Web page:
I have had a cell phone since the 1995 ice storm that hit Houston so suddenly the city was frozen within a matter of hours. Hubby couldn't find me anywhere and was scared spitless that I'd frozen to death somewhere on the road between Houston and Needville. As soon as we thawed out, he bought me a cell phone and I have never since been without one. Until recently, however, they were merely communication devices. Now my phone has become a social and emotional lifeline. And recently I've realized that I have become one of the hated abusers.
We have all been subjected to rude people who talk during movies, yell to be heard because they cannot hear in restaurants and stores, and interrupt personal conversations to answer calls. I have reprimanded more than one of my employees for talking on his or her cell phone during work hours because it was impeding productivity. I have walked out of more than one store because the clerk was on a call instead of attending to my purchasing needs. I have fussed at my daughter for texting at the table and talking too loudly in the car. Never in all my born days did I think that I would join the ranks of those uncouth louts. But indeed, I have devolved into a thumb-flapping, socially inept nitwit.
I started Twittering during Hurricane Ike back in September as a way of maintaining communication through the storm. During the ensuing weeks of power outages, long gas lines, and no land-line telephone communications, the ability to quickly and easily get insider information on supply shipments and short gas lines was a Godsend. I kept telling myself that once the storm was over I'd go back to actually talking to people. Like all addicts, though, the more I got the more I wanted until today I find myself unable to resist the need to immediately read and respond to each one of the 50 or so tweets and/or texts I get each day.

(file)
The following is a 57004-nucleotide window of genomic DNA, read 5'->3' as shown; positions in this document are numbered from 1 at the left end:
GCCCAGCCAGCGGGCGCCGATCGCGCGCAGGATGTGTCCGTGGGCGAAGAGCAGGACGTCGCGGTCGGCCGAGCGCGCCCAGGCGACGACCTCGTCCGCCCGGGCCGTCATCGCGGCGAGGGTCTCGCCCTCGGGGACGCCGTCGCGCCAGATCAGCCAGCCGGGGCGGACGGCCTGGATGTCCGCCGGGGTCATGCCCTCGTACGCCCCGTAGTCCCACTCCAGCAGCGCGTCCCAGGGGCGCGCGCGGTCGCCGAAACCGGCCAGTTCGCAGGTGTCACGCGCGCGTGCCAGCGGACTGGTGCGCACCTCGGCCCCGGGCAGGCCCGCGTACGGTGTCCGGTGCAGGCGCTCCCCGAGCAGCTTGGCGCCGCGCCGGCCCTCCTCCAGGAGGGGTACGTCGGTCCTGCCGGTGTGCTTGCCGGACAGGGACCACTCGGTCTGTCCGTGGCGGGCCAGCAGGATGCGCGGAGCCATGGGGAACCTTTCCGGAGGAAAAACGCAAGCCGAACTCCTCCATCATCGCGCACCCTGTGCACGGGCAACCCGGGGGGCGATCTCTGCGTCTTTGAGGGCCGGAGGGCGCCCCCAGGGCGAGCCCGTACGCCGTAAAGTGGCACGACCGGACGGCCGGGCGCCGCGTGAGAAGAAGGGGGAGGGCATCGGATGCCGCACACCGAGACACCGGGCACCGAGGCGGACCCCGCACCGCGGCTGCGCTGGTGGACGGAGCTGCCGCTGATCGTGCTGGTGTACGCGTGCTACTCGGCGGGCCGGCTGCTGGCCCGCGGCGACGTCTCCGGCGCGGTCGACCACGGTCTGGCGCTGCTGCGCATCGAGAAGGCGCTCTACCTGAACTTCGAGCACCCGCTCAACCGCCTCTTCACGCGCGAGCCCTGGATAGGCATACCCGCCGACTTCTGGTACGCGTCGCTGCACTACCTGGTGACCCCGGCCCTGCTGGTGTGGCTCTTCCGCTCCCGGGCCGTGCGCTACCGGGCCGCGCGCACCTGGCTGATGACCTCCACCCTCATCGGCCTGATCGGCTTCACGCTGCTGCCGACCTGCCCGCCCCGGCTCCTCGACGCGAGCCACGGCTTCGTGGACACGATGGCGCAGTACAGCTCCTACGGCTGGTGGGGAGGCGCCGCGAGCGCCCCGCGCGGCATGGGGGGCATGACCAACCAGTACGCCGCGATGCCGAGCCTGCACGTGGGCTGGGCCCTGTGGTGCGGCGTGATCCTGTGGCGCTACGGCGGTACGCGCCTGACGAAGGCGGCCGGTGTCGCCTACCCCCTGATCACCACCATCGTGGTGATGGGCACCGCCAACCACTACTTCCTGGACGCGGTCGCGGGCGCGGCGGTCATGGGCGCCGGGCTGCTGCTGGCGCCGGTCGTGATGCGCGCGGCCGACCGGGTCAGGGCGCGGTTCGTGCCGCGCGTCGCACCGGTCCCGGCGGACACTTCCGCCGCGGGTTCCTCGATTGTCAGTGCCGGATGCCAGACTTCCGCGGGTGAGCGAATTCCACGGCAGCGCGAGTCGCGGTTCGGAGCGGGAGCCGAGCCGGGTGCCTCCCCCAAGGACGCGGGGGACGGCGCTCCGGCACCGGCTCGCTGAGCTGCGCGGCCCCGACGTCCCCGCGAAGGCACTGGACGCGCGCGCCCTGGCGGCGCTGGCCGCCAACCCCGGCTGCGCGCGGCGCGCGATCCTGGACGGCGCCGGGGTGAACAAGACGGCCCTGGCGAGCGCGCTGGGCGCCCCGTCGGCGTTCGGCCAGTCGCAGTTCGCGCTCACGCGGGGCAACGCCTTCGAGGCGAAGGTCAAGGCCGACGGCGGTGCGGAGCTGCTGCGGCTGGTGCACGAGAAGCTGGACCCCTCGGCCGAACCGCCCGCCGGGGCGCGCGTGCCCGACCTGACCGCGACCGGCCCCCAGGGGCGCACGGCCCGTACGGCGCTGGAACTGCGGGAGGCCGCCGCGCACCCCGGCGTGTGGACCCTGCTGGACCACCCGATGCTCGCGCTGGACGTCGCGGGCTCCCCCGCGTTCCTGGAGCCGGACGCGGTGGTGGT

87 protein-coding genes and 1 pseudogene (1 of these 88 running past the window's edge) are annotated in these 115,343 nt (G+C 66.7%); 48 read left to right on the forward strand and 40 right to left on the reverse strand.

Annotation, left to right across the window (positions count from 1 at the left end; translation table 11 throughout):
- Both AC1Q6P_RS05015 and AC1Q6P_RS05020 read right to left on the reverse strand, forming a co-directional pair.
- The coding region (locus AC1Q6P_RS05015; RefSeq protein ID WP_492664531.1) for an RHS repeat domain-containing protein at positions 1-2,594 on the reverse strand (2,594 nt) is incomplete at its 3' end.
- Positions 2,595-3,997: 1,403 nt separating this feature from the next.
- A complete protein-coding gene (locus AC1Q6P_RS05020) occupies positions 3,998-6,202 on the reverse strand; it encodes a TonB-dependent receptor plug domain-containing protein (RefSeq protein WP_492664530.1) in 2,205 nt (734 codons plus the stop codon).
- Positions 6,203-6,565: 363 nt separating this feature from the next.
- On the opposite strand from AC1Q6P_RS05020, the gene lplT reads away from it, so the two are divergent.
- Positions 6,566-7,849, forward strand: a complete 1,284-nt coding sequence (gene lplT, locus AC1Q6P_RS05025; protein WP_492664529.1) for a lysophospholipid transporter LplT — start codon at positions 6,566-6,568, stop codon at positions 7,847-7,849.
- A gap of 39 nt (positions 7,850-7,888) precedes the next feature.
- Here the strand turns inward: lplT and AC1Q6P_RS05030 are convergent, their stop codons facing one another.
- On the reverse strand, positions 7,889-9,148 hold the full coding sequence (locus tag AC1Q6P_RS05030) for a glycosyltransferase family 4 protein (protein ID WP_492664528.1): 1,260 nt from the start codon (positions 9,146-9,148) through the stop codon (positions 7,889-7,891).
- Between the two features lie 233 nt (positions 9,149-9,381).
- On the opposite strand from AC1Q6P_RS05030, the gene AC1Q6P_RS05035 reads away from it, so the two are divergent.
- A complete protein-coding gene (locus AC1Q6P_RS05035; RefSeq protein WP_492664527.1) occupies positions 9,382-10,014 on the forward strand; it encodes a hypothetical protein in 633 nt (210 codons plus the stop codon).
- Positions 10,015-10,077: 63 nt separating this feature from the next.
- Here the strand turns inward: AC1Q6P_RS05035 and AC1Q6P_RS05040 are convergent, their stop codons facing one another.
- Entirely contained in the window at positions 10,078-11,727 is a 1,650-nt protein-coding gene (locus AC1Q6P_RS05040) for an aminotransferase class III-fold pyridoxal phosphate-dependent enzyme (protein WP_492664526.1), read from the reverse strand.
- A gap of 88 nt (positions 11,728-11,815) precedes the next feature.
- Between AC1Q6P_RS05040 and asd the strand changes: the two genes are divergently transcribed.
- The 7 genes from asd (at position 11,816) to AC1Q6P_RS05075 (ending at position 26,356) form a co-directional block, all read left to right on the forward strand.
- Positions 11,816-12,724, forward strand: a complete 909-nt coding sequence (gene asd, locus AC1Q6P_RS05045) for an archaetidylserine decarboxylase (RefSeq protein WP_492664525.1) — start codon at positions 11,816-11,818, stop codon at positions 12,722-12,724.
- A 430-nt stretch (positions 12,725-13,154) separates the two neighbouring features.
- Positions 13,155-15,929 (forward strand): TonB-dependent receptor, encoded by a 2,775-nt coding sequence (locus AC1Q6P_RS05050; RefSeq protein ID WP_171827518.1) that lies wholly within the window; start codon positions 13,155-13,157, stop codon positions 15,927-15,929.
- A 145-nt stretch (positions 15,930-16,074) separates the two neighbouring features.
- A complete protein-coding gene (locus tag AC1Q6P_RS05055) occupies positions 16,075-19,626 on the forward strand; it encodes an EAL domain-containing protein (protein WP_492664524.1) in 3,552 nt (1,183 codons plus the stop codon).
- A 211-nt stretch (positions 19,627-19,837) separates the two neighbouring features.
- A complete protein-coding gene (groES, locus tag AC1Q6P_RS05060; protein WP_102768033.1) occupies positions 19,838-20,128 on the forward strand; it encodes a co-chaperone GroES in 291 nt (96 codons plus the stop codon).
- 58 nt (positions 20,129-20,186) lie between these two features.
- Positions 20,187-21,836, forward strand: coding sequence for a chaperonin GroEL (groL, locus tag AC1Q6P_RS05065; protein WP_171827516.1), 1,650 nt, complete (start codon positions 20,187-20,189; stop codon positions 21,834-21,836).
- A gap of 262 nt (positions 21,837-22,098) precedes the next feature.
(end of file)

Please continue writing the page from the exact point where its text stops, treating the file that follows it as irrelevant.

It has gotten so bad that my husband has threatened to quit taking me out to dinner, my daughter hates riding in the car with me (oh yes - I even text while driving), and my exercise buddy has banned my cell phone from the racquetball court! I even asked my auto mechanic, who was trying to tell me what repairs were needed, to hold on a minute while I texted a quick tweet reply. AND I WAS PAYING HIM BY THE HOUR!
All of this leads me to wonder: If I, a 52-year-old, relatively sane and stable woman, can become so addicted in such a short period of time, how can we expect our children who have grown up with all this electronic gadgetry not to be reliant upon it? How do we put that genie back in the bottle? There are lots of easy cognitive answers but absolutely no easy curative actions. I don't know of anybody who is willing to go cold-turkey, do you?
I wonder how long it will be before some mental health hospital develops a gadget-withdrawal unit? When they finally do, I have a feeling that I will be one of their first patients. Now excuse me; gotta go get my tweet on!
Peace, Blessings, and GO GO GADGET!
This post was written in participation of Brad Shore’s Cell Phone Users and Abusers blog contest.